Cass County Democrat Missourian

After 61 years, barber in Harrisonville hanging up scissors

At his shop in Harrisonville, Richard Adkins cuts Pat Pennington'\’s hair. Adkins plans to retire by the end of the year.
At his shop in Harrisonville, Richard Adkins cuts Pat Pennington'\’s hair. Adkins plans to retire by the end of the year. Special to The Democrat

Mickey Rooney’s face, accompanied by a faded autograph, adorns the wall of a Harrisonville barbershop. A photocopy of a 1967 check for an $8 haircut, bearing the signature of game show personality Robert Q. Lewis, hangs nearby, taped to a shelf.

These and a few framed news clippings show the arc of Richard Adkins’ hair-cutting career.

Adkins runs his own shop, Haircutters Ltd., on 291 Highway, but after 61 years of clipping and cutting, he plans to hang up his scissors by December. His career has taken him from his hometown of Youngstown, Ohio, to London, Los Angeles and eventually Harrisonville.

Initially, Adkins didn’t even want to be a barber. An uncle left him a small inheritance — but only on the condition that he went to barber school.

And he was still in Ohio when he got his first brushes with fame. A summer stock company was in town, and their hotel called Adkins when one of their stars needed a trim. Adkins said he arrived at Rooney’s room to do the haircut and found Rooney completely naked and in the company of two actresses.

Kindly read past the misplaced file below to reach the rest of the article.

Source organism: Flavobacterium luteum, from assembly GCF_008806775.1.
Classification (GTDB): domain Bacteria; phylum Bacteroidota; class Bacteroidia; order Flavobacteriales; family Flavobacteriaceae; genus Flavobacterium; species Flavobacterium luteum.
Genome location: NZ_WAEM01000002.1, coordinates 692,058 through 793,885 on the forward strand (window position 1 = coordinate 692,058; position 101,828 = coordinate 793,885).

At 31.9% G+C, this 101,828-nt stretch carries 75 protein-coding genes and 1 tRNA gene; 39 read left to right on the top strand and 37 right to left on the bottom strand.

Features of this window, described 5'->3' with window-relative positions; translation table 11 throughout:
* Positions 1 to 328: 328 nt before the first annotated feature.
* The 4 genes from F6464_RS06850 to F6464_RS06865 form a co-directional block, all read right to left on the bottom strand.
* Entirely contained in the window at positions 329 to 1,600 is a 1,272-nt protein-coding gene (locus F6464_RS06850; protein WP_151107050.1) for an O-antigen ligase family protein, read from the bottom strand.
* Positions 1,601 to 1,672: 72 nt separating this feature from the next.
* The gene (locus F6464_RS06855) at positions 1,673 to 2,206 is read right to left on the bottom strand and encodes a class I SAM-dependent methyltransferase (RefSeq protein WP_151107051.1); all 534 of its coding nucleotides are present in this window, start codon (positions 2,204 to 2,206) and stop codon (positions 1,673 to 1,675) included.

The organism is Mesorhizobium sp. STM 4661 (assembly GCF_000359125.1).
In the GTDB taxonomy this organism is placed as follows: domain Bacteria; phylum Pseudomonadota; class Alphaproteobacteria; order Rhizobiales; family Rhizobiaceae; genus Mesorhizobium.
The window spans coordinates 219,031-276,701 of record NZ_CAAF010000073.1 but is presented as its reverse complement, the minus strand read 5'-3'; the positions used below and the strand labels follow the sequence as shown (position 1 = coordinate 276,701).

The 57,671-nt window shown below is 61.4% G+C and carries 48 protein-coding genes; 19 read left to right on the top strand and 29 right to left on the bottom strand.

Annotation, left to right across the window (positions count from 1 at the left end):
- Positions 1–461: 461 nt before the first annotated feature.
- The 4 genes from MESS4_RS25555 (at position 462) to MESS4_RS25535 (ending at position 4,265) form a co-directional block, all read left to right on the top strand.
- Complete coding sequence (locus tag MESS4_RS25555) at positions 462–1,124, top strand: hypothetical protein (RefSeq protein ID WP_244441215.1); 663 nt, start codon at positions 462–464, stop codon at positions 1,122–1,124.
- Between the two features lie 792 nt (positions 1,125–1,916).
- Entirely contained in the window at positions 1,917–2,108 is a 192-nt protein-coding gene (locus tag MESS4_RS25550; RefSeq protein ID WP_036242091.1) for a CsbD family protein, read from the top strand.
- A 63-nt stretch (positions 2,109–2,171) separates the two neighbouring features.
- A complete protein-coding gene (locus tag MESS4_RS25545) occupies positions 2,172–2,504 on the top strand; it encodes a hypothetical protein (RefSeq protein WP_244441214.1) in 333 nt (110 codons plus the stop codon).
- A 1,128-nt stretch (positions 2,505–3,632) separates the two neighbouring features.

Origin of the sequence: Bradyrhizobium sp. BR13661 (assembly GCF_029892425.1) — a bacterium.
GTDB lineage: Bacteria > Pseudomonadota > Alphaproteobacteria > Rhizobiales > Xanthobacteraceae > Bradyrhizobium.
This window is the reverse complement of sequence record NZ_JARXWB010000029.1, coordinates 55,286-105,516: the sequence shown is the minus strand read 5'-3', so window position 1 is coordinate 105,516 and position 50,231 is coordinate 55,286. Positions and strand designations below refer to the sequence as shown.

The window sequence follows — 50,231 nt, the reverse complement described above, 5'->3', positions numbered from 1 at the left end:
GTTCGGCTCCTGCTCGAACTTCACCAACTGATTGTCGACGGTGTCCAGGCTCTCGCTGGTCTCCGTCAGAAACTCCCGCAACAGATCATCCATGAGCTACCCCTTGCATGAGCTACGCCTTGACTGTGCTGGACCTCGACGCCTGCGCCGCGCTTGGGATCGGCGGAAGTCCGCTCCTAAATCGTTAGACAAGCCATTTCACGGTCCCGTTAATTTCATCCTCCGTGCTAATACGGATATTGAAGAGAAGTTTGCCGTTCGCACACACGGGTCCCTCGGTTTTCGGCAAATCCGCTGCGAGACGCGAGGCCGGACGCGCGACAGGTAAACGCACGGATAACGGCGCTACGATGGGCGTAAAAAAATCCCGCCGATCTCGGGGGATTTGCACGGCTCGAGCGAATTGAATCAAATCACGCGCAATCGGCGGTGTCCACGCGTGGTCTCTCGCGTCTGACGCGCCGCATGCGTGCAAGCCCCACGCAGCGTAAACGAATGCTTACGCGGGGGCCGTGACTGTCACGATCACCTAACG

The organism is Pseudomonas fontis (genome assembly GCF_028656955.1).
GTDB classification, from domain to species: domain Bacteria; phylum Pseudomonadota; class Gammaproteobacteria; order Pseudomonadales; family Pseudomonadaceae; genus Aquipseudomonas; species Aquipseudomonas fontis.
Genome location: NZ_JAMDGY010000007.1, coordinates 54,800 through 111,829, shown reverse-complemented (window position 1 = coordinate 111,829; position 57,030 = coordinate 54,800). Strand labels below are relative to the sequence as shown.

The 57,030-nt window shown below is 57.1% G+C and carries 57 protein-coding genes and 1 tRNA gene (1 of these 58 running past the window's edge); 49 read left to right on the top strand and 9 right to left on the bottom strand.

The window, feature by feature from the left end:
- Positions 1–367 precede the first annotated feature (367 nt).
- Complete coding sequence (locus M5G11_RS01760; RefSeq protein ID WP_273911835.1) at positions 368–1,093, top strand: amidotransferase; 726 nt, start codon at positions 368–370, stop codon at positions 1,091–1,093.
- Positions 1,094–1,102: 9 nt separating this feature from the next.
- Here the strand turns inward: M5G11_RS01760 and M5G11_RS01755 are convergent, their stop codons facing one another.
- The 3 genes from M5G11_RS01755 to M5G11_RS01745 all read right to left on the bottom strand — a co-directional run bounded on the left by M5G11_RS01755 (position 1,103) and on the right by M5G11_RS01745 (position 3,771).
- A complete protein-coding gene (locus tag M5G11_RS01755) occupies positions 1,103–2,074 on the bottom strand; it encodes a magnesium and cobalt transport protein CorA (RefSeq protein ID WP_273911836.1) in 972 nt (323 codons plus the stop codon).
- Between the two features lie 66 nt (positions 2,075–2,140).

“That was quite an experience, but that’s pretty much the kind of life they lived,” Adkins said.

At one point, Adkins considered another profession. He attended a barber show in Wichita, where he met world champion barber Tom Ahmed, who eventually invited Adkins to come to London and train with him. That led to Adkins joining the British team around 1970 to compete at the world championship for hairstyling.

“Men’s hairstyling in those days was a really big deal. I mean, it was really something,” Adkins said.

Even now, Adkins still misses the hairstyles that required products like Vitalis V7 hair tonic. He recently reminisced with a customer about it.

“In television and movies, that’s what we would use. It gives it a lot of shine,” Adkins said.

After that, he headed to Switzerland to train with another barber. When he came back to the United States, he got a job as the regional education director for Redken Laboratories, a job that had him traveling all over the country to teach professionals about haircutting, perms and makeup.

When the travel started to wear on him, he and his wife Peggy settled in Butler, her hometown, and opened a barber shop. Adkins worked there for 15 years before someone offered to buy him out.

That’s when he moved to Harrisonville. He had one shop for four or five years, then moved to his current space at 2905 291 Highway 28 years ago. His wife used to work with him, giving perms.

Adkins likes to reminisce about some of the famous folks whose hair he’s cut. Besides Lewis and Rooney, there was comedian Totie Fields, actor Gig Young, actress Joey Heatherton and actor Gene Barry.

Some of these stars he encountered in Youngstown while they did summer stock. Others, he met in London — in a rather unconventional haircut setting.

“I cut hair in London a couple of times for people in the back of their limousines. We would be on the way to a show, or they had to get to the airport,” he said.

Adkins wasn’t too bothered about trying to cut hair in a moving vehicle.

“Most of my customers, they don’t sit still anyhow, so there’s not much of a difference,” he said.

Hair-cutting isn’t the only way he passes the time. Adkins also displays his own woodcarvings and paintings in his shop. In the past, he’s also trained and shown horses and dogs.

And when he retires?

“I got seven grandchildren. I don’t plan on doing anything. I’ll just sit here like old people do.”

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